Hinkley Point B and Hunterston B power stations are now expected to remain operational until at least 2023, generating enough low carbon electricity for around two million homes. The decision follows the five year extensions to Heysham 1 and Hartlepool announced in 2010 and come after extensive reviews of the plants’ safety cases and continuing work with the independent nuclear regulator.
Extending the life of the stations is good news for more than 1500 employees and contractors at the two plants in Somerset and North Ayrshire. It will help maintain skills in the UK nuclear industry, and give the UK secure energy at a time when much generating capacity is due to close.
The announcement was made as EDF Energy CEO Vincent de Rivaz re-opened the Visitor Centre for Hinkley Point B in nearby Bridgwater – part of an initiative to make the nuclear industry more open and accessible for local communities.
He said: “This decision will provide low carbon energy to keep the lights on in the UK and it will safeguard jobs at the plants, in the UK nuclear industry and its supply chain. It follows a thorough review of safety over the lifetime of each of the plants.
“We continue to invest £300 million each year on capital expenditure in the nuclear fleet, and we spend an additional £350 million on plant operations with 90 per cent of the total being spent in the UK. Extending the plants’ lives also brings significant training and employment opportunities for a new generation of nuclear engineers and operators as we seek to develop the UK’s position as a primary source for skills and expertise in the industry.
“Life extension does not replace the need for new low carbon generation. Even as we agree to extend the life of our existing plants, we are moving forward with plans to create the next generation of nuclear power stations.”
Hinkley Point B and Hunterston B employ 73 apprentices, with around 20 new apprentices joining the scheme each year. This programme will continue throughout the extended lives of both stations. 1,500 plus people are employed at Hunterston and Hinkley, including 200 full-time contract staff at each site.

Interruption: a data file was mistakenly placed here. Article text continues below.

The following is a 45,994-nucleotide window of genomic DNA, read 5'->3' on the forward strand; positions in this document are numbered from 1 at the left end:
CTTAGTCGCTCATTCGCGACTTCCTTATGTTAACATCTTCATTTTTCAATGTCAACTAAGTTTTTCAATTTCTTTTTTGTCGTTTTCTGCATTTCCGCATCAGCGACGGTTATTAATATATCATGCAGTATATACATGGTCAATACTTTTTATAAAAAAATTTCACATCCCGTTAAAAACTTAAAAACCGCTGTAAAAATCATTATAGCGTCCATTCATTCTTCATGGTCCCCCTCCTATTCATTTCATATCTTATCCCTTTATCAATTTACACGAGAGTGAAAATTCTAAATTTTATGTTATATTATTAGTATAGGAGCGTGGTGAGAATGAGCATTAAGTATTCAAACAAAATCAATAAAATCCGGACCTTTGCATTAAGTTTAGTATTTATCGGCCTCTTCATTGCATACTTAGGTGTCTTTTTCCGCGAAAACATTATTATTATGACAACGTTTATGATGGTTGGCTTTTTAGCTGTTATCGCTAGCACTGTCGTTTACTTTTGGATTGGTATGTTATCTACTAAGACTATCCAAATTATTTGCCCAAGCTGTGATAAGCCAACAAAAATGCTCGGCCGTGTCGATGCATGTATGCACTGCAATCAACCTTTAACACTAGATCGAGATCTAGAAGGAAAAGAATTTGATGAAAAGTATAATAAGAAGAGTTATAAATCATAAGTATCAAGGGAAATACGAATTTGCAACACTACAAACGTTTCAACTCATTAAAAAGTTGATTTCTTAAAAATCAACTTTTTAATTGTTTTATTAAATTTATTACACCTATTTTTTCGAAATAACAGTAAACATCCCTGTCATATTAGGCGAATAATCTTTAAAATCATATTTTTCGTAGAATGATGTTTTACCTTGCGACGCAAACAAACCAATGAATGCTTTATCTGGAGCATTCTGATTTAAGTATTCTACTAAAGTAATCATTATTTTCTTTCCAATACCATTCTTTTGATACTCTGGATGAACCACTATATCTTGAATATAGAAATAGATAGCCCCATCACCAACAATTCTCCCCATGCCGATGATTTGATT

EDF Energy expects an average of seven-year life extensions across all its Advanced Gas-cooled Reactor stations and a 20-year extension for Sizewell B, the only Pressurised Water Reactor in the UK. This would increase the amount of CO2 avoided by 340 million tonnes. This is equivalent to removing all the cars from UK roads for nearly five years.
Alongside the life extension announcement, EDF Energy has today also re-opened its visitor centre for Hinkley Point B in nearby Bridgwater town centre. The centre will give local people and others the opportunity to see for themselves how the station operates.
“We have always committed to operating openly and transparently,” Mr de Rivaz said. “Following the events at Fukushima, The Chief Nuclear Inspector recommended that the nuclear industry look at ways to ensure more trusted, open and transparent relationships with the public and other stakeholders. We pledged to implement his recommendations in full and the decision to reopen this visitor centre is proof of our commitment.”
Historically, Hinkley has always had the strongest community recognition amongst our power stations. Over 1,000 visitors have already visited the Station this year and this is set to continue. Recent polling conducted by EDF Energy shows that 74% of Somerset people agree that nuclear is a necessary part of the energy balance, which is significantly above the national average of 66%.